The film was commissioned by the Wildlife Trust of India in 2018 for the villages around Tadoba Tiger reserve in Maharashtra. Kinara follows a family of tigers suffering the consequences of increased intrusions into the forest by the human communities living on the edge of the Tadoba tiger reserve.
On Ghost Animation’s website there’s a host of interesting process material charting the films production process from initial concept. Find this at ghostanimation.in/Kinara-The-Edge. We particularly loved the section just of backgrounds. To really delve deep into International Tiger Day we also enjoyed reading some tiger facts courtesy of National Geographic Kids.
1) Tigers are the largest wild cats in the world. Adults can weigh up to 363kg (that’s about the same as ten ten year olds!) and measure up to 3.3m!
2) Tigers are carnivores, eating only meat. They mainly feed on large mammals such as deer, wild pigs, antelope and buffalo.
3) Tigers are solitary hunters, and generally search for food alone at night. They quietly stalk their prey until they are close enough to pounce – then they kill their victim with a bite to the neck or back of the head. Ouch!
4) Tigers are good swimmers! Unlike most members of the cat family, they like water and often cool off in pools or streams.
5) A tiger’s roar can be heard as far as three kilometres away. SO when they want to be heard, you’ll know about it!
6) At full speed, tigers can reach up to 65km/h.
7) These fierce felines have walked the earth for a long time. Fossil remains of tigers found in parts of China are believed to be 2 million years old. Yikes!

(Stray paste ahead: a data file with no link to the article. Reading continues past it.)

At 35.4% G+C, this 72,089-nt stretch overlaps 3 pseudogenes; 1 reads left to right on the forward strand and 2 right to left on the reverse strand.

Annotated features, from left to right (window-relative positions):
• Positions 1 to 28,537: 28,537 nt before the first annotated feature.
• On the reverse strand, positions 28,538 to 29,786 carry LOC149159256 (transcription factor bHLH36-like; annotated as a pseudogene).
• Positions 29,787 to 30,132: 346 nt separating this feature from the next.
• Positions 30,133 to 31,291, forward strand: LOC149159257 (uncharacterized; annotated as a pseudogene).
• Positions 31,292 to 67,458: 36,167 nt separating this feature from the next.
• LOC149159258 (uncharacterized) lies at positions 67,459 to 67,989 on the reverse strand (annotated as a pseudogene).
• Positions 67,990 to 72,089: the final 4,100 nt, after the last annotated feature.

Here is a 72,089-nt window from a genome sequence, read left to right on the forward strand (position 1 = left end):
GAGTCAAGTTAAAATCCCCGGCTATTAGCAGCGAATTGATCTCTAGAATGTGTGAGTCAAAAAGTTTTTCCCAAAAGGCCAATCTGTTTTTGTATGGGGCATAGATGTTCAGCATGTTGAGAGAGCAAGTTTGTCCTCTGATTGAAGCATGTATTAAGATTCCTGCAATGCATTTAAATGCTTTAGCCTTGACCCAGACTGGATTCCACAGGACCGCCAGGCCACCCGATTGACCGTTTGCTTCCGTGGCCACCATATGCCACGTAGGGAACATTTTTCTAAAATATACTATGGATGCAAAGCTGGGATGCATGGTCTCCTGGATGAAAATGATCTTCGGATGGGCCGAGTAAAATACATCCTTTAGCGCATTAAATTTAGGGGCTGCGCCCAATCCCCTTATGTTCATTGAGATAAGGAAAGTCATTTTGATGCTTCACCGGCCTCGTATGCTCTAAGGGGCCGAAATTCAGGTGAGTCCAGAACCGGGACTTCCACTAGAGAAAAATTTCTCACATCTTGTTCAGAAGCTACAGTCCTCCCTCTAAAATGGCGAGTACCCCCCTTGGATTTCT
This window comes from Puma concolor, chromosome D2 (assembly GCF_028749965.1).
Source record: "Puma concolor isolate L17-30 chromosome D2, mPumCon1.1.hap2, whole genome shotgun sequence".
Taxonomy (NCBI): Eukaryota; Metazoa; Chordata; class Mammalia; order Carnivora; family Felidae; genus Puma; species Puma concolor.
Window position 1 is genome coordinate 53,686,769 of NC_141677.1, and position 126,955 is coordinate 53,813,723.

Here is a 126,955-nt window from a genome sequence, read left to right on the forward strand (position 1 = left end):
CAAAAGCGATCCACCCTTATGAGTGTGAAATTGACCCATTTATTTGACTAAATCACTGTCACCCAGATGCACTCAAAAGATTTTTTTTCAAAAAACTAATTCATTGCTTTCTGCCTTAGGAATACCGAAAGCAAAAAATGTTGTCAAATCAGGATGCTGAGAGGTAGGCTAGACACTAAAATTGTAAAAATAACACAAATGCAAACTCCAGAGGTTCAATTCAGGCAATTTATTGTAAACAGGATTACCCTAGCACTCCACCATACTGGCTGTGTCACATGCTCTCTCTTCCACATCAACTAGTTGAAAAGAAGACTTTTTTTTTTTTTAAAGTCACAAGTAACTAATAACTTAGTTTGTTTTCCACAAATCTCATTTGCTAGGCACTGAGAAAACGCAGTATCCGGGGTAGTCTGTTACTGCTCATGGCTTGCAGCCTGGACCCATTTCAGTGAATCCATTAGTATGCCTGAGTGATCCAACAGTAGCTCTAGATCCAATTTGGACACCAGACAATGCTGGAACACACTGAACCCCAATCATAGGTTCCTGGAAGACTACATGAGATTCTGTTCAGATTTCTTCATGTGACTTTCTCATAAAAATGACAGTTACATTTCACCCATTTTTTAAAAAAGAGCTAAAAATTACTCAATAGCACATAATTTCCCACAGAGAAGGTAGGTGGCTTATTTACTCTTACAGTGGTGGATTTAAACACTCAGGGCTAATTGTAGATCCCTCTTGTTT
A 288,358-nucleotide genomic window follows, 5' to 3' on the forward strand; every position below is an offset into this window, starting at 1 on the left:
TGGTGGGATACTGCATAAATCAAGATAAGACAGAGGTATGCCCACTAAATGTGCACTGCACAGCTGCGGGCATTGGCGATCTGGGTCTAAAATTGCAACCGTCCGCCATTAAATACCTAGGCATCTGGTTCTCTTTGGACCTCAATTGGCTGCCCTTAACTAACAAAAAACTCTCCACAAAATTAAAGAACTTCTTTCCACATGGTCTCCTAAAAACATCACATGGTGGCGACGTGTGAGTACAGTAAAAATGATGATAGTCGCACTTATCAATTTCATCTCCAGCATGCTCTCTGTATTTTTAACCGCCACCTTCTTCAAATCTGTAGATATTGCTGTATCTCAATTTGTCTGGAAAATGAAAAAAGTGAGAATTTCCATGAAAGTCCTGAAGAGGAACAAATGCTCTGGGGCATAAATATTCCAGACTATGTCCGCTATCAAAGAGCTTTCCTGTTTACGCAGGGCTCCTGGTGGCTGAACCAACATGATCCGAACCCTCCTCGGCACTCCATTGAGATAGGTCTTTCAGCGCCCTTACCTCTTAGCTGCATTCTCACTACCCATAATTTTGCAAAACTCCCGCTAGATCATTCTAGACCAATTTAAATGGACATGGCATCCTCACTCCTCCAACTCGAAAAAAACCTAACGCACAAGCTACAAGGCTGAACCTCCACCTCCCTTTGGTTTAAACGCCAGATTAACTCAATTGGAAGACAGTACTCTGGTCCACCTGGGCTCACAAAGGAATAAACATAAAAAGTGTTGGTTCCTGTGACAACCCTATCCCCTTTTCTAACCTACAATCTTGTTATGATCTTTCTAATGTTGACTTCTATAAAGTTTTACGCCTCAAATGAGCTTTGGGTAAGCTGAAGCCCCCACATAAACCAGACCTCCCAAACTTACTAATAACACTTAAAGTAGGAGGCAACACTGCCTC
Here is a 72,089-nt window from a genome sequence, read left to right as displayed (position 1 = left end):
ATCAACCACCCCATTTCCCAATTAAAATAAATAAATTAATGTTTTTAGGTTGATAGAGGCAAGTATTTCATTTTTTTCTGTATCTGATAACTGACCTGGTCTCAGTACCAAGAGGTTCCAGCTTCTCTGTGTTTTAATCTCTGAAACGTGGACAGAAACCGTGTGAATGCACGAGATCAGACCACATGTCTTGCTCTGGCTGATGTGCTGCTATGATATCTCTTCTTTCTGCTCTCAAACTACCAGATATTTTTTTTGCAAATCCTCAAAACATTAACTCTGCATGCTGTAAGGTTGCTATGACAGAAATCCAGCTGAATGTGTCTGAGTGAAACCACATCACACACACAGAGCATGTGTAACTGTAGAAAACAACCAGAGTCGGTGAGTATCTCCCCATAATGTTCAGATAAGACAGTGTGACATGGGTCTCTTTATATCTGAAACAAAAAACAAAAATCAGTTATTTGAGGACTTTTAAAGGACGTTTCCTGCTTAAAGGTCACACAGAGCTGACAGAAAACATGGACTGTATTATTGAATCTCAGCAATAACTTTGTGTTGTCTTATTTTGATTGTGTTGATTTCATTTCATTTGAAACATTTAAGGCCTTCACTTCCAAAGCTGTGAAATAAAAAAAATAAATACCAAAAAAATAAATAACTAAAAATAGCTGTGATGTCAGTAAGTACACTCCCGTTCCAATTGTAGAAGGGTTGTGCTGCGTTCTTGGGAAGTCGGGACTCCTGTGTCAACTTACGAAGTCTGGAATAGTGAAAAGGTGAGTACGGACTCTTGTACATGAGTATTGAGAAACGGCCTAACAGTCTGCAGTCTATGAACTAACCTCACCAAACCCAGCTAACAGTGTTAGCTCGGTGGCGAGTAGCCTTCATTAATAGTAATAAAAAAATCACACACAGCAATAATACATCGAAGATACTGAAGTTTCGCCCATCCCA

8) No two tigers have the same stripes. Since every tiger has their own pattern on their fur, they are all unique!
9) Today, there are five subspecies of tiger: Bengal tiger, South China tiger, Indochinese tiger, Sumatran tiger and Siberian tiger. Sadly, three subspecies of tiger have become extinct – the Caspian, Bali and Javan.
10) Less than 100 years ago, tigers could be found throughout Asia. Sadly, hunting and habitat loss have put populations at risk, and today their range has been reduced to around 7% of its former size.
DETAILS: France and Australia, 103mins
WHERE YOU CAN FIND IT: Rent the film via the Hyde Park Picture House website and we’ll receive a portion of the ticket price: https://hydeparkpicturehouse.co.uk/film/alice
ABOUT THE FILM: A new title available to rent online, Alice is the feature film debut by Australian director Josephine Mackerras and it is available on Vimeo thanks to Eureka Entertainment. Throughout 2019 it won lots of critical acclaim on the festival circuit including the Grand Jury Award at SXSW so we’re thrilled it’s finally made it to the UK. The film follows happily married Alice’s life as it is turned upside down by the discovery that her husband has spent all their money on prostitutes. In a last-ditch bid to support herself and her child, Alice becomes a high-end escort, which challenges her perceptions of life and love. At times bitterly funny but always brutally honest, the film traces Alice’s journey to her own kind of freedom. If you’d like to learn more about Mackerras creative process we really enjoyed this Q&A with her and Sara Neal of the Malthouse Theatre Melboune. Find it on Youtube here: https://bit.ly/2DlqPMj If you head to our website you can find a discount code for the film and part of your rental fee will go directly to us. More details can be found here hydeparkpicturehouse.co.uk/film/alice